Washington, DC— From the Chesapeake Bay to the Puget Sound to the many smaller waters in between, America’s waterways are today one step closer to protection under the Clean Water Act, as the Obama administration is now in the final stage of issuing guidelines to restore critical Clean Water Act protections to the nation’s waterways.
“This is an important step forward for America’s waters and the people who depend on them and enjoy them,” said Shelley Vinyard, Federal Clean Water Advocate for Environment America. “Once these guidelines are final, everyone from the Great Lakes fisherman to the family visiting the shores of the Narragansett Bay will be able to reap the rewards of cleaner water.”
The guidelines come at a time when nearly 60 percent of the country’s streams, 20 million acres of wetlands, and 117 million Americans’ drinking water is at risk of pollution, thanks to two polluter-friendly Supreme Court decisions in the last decade. The guidelines, which were proposed last April, received overwhelming support from ordinary citizens, thousands of public health professionals, and hundreds of farmers, local elected officials, and recreational businesses--from Confluence Kayaks in Colorado to Angus Murdoch, a farmer from central Virginia.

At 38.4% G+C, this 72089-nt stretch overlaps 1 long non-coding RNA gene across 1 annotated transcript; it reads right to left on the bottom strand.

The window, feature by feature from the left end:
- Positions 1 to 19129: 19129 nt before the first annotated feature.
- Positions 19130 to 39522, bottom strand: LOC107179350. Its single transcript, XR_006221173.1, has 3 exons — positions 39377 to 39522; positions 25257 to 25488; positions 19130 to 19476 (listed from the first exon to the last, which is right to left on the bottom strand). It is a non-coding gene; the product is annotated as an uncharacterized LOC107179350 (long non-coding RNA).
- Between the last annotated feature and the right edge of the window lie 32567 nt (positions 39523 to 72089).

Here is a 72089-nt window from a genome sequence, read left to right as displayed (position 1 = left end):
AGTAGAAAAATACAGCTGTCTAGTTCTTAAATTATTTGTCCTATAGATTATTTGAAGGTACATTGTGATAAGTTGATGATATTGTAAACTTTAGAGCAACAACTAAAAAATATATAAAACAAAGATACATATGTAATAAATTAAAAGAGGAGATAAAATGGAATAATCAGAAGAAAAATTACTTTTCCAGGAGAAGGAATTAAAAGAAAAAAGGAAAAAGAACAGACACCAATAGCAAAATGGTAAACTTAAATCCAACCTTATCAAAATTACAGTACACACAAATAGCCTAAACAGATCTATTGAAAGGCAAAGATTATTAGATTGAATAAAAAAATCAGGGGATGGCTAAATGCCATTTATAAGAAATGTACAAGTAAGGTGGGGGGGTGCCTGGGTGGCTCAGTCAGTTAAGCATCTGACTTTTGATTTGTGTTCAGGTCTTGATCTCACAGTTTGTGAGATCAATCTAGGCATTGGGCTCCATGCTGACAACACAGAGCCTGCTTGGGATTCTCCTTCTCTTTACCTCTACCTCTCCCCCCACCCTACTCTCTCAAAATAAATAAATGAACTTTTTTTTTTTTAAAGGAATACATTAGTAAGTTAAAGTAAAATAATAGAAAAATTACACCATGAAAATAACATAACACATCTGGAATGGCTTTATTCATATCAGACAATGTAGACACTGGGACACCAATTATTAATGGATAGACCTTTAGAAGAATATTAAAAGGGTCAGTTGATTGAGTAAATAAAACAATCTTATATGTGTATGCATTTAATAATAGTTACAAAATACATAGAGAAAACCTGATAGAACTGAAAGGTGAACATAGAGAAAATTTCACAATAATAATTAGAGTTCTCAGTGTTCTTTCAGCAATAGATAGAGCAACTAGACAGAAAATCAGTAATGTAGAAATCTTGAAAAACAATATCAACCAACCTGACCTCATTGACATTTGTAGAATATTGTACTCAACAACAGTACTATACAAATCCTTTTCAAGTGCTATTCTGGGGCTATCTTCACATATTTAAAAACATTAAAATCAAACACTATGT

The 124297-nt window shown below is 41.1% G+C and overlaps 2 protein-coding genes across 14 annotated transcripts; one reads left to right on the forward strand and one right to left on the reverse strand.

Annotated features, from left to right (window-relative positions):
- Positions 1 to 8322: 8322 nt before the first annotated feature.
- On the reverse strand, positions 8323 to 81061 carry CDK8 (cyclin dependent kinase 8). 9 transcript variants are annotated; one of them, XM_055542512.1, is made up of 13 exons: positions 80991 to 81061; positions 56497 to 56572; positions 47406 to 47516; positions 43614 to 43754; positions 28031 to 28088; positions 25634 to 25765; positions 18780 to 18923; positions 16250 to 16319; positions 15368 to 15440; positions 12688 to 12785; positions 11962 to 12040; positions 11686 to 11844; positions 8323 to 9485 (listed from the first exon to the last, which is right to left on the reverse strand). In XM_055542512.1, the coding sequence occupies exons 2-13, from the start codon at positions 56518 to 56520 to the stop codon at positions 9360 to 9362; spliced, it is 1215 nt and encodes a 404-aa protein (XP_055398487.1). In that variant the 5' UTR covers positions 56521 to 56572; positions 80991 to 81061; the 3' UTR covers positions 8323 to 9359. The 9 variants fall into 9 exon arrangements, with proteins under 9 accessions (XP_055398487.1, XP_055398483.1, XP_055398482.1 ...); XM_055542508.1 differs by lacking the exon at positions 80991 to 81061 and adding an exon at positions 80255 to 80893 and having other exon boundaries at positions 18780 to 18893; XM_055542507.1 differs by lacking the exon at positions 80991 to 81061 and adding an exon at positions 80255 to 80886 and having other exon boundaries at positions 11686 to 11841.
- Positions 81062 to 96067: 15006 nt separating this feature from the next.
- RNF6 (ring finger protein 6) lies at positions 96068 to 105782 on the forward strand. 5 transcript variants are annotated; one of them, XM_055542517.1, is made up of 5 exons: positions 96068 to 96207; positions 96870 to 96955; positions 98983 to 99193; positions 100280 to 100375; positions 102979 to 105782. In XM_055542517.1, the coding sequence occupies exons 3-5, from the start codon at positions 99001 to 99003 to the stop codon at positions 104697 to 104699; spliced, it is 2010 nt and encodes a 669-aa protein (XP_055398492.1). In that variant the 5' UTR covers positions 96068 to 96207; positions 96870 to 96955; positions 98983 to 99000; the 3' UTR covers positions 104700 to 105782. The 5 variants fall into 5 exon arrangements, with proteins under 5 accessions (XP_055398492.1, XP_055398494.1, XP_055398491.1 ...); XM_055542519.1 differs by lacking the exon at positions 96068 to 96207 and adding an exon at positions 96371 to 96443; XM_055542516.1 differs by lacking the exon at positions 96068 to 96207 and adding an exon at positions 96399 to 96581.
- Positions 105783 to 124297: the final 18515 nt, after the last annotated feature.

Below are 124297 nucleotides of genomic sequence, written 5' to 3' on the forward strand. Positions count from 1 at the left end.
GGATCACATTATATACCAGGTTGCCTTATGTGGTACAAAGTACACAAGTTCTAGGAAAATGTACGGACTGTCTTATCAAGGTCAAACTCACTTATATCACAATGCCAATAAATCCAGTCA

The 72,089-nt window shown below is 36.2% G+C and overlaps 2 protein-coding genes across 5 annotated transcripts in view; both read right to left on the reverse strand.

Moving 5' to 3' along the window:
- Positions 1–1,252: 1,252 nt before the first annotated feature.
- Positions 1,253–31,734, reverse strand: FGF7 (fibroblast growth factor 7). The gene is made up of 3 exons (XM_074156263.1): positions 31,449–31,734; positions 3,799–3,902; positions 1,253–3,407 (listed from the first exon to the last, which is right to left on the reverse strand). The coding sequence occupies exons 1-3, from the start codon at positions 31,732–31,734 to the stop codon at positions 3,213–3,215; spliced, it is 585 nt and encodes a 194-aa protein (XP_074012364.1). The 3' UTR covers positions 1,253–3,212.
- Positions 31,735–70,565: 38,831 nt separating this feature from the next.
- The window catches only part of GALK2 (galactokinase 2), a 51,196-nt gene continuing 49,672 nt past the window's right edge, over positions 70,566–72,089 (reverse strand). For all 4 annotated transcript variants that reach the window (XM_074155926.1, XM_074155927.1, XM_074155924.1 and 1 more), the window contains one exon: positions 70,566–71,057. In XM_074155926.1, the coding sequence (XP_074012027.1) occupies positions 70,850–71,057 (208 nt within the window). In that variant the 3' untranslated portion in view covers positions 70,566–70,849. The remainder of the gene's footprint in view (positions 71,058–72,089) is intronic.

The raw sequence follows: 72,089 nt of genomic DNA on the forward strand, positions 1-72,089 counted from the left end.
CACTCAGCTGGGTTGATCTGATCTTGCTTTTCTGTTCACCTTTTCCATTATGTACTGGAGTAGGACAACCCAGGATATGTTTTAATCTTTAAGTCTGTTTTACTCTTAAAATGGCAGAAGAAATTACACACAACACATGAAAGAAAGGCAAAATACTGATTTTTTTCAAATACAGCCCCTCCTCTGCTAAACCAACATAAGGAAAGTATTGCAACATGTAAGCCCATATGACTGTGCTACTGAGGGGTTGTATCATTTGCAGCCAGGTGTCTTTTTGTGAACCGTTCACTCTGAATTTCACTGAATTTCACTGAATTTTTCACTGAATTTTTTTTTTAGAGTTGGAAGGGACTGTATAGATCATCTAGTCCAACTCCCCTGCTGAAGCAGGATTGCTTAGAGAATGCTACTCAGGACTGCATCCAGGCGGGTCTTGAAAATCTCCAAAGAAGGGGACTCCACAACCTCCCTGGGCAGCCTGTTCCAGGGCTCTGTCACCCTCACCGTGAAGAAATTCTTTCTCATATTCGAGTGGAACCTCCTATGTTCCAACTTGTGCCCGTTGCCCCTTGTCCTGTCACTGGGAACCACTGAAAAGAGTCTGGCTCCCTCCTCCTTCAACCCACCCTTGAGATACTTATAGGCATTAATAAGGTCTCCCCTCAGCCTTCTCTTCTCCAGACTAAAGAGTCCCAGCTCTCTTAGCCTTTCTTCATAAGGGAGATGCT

The proposed guidelines are expected to be finalized by early spring, and were sent to the Office of Management and Budget today.
The industries primarily responsible for this pollution—mega-agribusiness, the coal industry, Big Oil and big developers, are fighting to block these guidelines. In fact, Senator Rand Paul (R-KY) introduced a bill last Thursday that, if passed, would block the president and his administration from ever finalizing these guidelines, and would leave as many as 2.5 million miles of streams nationwide permanently unprotected.
“We are excited that the administration has taken this step toward restoring the Clean Water Act and has reiterated its commitment to protecting America’s waterways from pollution,” Vinyard said. “We are counting on the Obama administration to continue to stand up to big polluters, and look forward to working with them to ensure all Americans have clean water in which to swim, fish, recreate, and drink.”